In the Philippines, working abroad is not only a material choice – it is a national imperative. Bereft of job opportunities at home, young Filipinos see a life overseas as their only opportunity for reliable and lucrative employment. In so doing, however, few forget their obligations to the families and communities they leave behind. In 2019, some $33.5bn was sent home by roughly 2.2 million Filipinos working abroad, now domestic workers in Italy, construction workers in Japan, or sailors in the Arctic.
Unsurprisingly, these remittances form an important part of the Filipino economy – as they do for countries around the developing world. From China to India, Mexico to Tonga, money sent home by migrant workers is a vital financial support mechanism, and one that has proven more resilient to economic crises than foreign direct investment (FDI) flows and Western overseas aid budgets. This is because remittances are, by their nature, counter-cyclical: if their country of birth is struggling, migrants will send more of their pay packets home.
Covid-19 should have upended that dynamic. Lockdowns imposed to thwart the virus occurred almost simultaneously in both host and recipient countries. Restrictions on movement prevented migrants not just from earning money but also from sending it home, whether through dedicated agents or informal channels. In April last year, The World Bank predicted that remittances to low and middle-income countries would contract by up to 20% – the sharpest fall in modern history.
By October, however, it had revised that figure to a much softer 7% fall. Over the course of the year, evidence emerged of the resilience, and even growth, of money transfer flows to the developing world. Families in Mexico, for example, received a total of $40.6bn in 2020, an 11.4% rise on the previous year; foreign exchange reserves in Bangladesh shot up to $44.02bn; while total remittances in the Philippines dropped by only 0.8%. The reason, said analysts, was simple: locked out of traditional means of remitting, migrants had embraced digital methods of sending money home – and all the manifest advantages that come with them.
For migrants unable to access cash desks or informal networks during lockdown, remittance apps allowed them to continue sending money for as long as they remained in work. Their popularity was registered almost immediately in the balance sheets of money transfer providers large and small. Western Union, for example, saw its digital money transfers climb by 35% last year, while smaller digital-only challengers such as Wise, Remitly and Azimo significantly expanded their customer bases.
What remains to be seen, though, is whether this trend will continue to accelerate after the pandemic. Many people sending money abroad, after all, felt well served by retail remittance services. Others, meanwhile, remain shut out from this digital revolution, unable to overcome the infamous ‘last mile’ between the institutions transferring the funds and their local communities. Only by overcoming these obstacles – psychological, regulatory and physical – can the full potential of digital remittances be realised across the developing world.
Pandemic drives digital priorities for money transfers
There are few more reliable sources of investment in the developing world than remittances. According to a report from the World Bank, the global flow of money transfers from migrant workers to low and middle-income countries reached approximately $551bn in 2019, having increased by a factor of three since the mid-1990s. This figure is several times larger than the world’s foreign aid budget, and a more stable source of investment than FDI flows. Most of it came from migrants based in the US, the GCC or the eurozone and flowed back to India, China, Mexico and the Philippines.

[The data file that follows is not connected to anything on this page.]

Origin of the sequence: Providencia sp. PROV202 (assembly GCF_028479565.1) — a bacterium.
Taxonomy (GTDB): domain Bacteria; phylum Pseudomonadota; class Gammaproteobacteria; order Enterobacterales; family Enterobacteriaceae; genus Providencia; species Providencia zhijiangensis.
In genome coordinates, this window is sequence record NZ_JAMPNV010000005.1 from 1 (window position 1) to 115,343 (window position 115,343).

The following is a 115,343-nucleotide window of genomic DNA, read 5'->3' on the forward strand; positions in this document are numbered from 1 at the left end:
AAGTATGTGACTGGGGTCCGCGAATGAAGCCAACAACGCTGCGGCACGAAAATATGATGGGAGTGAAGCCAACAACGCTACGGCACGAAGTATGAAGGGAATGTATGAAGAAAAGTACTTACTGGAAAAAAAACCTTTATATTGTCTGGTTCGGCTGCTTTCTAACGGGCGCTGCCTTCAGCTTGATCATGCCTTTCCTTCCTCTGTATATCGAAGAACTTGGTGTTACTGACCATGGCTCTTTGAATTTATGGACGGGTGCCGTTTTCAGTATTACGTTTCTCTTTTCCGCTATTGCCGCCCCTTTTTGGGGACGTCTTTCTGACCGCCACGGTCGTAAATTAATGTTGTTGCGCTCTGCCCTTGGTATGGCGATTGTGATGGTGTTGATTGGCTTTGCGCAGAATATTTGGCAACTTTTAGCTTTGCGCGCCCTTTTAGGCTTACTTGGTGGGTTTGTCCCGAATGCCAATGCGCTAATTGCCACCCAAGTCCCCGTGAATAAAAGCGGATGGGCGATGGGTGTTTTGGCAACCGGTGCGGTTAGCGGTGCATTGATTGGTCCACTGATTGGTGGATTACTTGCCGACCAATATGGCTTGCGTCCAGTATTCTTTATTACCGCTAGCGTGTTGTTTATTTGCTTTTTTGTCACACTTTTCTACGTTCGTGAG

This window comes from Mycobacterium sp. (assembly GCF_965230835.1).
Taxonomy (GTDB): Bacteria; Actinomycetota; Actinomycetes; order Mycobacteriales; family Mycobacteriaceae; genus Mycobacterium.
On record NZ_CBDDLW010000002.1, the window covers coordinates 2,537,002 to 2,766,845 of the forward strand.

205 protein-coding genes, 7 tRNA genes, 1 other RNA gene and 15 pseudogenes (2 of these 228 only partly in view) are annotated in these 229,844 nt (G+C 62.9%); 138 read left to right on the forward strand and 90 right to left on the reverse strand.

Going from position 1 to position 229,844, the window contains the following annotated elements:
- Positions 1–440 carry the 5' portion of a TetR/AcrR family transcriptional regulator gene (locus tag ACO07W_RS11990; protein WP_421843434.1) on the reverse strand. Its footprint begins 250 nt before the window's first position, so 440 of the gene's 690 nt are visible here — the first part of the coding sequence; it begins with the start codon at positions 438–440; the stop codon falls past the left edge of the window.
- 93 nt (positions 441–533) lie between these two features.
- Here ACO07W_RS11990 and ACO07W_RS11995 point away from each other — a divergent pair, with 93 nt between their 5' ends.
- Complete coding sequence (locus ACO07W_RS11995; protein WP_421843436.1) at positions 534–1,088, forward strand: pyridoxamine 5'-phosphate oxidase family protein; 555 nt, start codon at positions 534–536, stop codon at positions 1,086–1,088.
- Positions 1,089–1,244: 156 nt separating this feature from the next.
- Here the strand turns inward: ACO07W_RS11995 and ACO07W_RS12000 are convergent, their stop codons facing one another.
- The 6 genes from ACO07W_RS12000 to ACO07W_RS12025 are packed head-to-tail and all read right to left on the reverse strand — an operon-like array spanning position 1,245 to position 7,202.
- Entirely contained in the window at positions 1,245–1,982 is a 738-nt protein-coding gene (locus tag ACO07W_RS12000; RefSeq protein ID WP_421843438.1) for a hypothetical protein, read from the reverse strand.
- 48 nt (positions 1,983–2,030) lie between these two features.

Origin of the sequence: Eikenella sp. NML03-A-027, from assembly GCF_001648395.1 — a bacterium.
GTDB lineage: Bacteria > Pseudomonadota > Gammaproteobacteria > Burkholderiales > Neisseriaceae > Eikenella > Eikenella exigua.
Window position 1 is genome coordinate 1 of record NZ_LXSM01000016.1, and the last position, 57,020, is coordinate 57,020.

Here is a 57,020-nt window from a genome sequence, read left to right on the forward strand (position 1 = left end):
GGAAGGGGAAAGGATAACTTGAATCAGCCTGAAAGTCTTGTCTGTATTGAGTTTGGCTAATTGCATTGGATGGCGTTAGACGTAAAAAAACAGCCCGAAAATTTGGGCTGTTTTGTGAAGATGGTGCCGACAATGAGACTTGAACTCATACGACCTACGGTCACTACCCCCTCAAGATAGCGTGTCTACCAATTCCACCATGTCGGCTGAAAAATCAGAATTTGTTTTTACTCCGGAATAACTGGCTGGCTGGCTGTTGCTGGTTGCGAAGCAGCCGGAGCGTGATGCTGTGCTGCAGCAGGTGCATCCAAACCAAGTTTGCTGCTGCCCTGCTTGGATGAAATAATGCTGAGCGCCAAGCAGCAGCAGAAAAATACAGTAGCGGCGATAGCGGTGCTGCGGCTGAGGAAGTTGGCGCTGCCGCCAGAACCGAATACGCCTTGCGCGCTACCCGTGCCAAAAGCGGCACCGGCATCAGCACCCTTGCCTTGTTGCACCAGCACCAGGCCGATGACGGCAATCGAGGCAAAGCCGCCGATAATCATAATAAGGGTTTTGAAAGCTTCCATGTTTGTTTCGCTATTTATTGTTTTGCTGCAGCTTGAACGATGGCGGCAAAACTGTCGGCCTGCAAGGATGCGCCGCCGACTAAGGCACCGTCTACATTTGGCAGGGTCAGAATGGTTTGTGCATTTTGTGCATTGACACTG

In that same report from 2019, the World Bank predicted remittances would rise to $574bn by the end of the following year, a number that the institution deemed ‘conservative’.
But few predicted quite how resilient remittances would be to Covid-19. Even as economic downturns gripped both host and recipient countries, remittance flows persisted. Not only was that altruistic impulse kicking in among communities of migrant workers, but they quickly adapted en masse to movement restrictions by sending money online. “We saw a lot of new entrants,” says Khalid Fellahi, president of consumer money transfer at Western Union.
As one of the best-known and oldest players in the retail market – the company was founded in 1851 in Rochester, New York, as a telegraph company – Western Union expected to lose out considerably in the pandemic. Instead, the company saw its proportion of customers initiating money transfers digitally climb to roughly a third of its total business. “This year, we ended up with about $850m in revenue” from digital business, says Fellahi. “We believe that we’ll be at over $1bn in revenue in the digital space by the end of 2021.”
Other remittance firms also reported massive rises in their digital customer base. In May, MoneyGram announced that transaction numbers on its main online platform had risen by 93% compared to the previous year, with growth exceeding 1,000% in select territories. Digital-only players, meanwhile, such as WorldRemit and Azimo, experienced year-on-year growth in customers of 150% and 100% respectively.
For Amil Aneja, this growth is indicative of a broader evolution in the remittances sector – and one that benefits migrants and recipient nations alike. “Digital solutions are generally faster, cheaper, more transparent than cash-based or agented solutions,” explains the lead specialist for migration and remittances at the United Nations Capital Development Fund (UNCDF).